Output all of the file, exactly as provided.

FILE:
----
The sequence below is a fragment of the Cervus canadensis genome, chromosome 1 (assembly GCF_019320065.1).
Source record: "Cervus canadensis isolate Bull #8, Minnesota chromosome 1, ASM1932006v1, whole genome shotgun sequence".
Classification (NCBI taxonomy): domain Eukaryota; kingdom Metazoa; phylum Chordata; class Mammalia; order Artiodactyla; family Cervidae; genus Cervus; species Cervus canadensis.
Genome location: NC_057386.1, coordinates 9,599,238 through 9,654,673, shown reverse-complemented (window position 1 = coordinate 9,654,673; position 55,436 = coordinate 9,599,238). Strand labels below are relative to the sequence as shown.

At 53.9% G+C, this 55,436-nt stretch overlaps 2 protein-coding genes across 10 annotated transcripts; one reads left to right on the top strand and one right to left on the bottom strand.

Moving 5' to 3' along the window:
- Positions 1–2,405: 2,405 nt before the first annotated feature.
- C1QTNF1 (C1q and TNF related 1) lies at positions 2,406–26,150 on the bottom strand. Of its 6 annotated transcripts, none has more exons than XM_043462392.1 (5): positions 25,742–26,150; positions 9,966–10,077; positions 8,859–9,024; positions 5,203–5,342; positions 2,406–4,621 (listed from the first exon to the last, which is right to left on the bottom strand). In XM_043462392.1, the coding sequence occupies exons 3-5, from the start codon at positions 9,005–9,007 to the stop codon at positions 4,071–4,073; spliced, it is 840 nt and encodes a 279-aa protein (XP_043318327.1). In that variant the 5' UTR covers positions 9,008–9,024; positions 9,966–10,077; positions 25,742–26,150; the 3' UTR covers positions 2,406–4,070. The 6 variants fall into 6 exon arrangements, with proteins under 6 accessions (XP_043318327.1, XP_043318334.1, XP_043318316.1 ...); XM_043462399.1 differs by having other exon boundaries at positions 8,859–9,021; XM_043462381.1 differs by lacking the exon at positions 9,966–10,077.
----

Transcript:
The sequence below is a fragment of the Cervus canadensis genome, chromosome 1 (assembly GCF_019320065.1).
Source record: "Cervus canadensis isolate Bull #8, Minnesota chromosome 1, ASM1932006v1, whole genome shotgun sequence".
Classification (NCBI taxonomy): domain Eukaryota; kingdom Metazoa; phylum Chordata; class Mammalia; order Artiodactyla; family Cervidae; genus Cervus; species Cervus canadensis.
Genome location: NC_057386.1, coordinates 9,599,238 through 9,654,673, shown reverse-complemented (window position 1 = coordinate 9,654,673; position 55,436 = coordinate 9,599,238). Strand labels below are relative to the sequence as shown.

At 53.9% G+C, this 55,436-nt stretch overlaps 2 protein-coding genes across 10 annotated transcripts; one reads left to right on the top strand and one right to left on the bottom strand.

Moving 5' to 3' along the window:
- Positions 1–2,405: 2,405 nt before the first annotated feature.
- C1QTNF1 (C1q and TNF related 1) lies at positions 2,406–26,150 on the bottom strand. Of its 6 annotated transcripts, none has more exons than XM_043462392.1 (5): positions 25,742–26,150; positions 9,966–10,077; positions 8,859–9,024; positions 5,203–5,342; positions 2,406–4,621 (listed from the first exon to the last, which is right to left on the bottom strand). In XM_043462392.1, the coding sequence occupies exons 3-5, from the start codon at positions 9,005–9,007 to the stop codon at positions 4,071–4,073; spliced, it is 840 nt and encodes a 279-aa protein (XP_043318327.1). In that variant the 5' UTR covers positions 9,008–9,024; positions 9,966–10,077; positions 25,742–26,150; the 3' UTR covers positions 2,406–4,070. The 6 variants fall into 6 exon arrangements, with proteins under 6 accessions (XP_043318327.1, XP_043318334.1, XP_043318316.1 ...); XM_043462399.1 differs by having other exon boundaries at positions 8,859–9,021; XM_043462381.1 differs by lacking the exon at positions 9,966–10,077.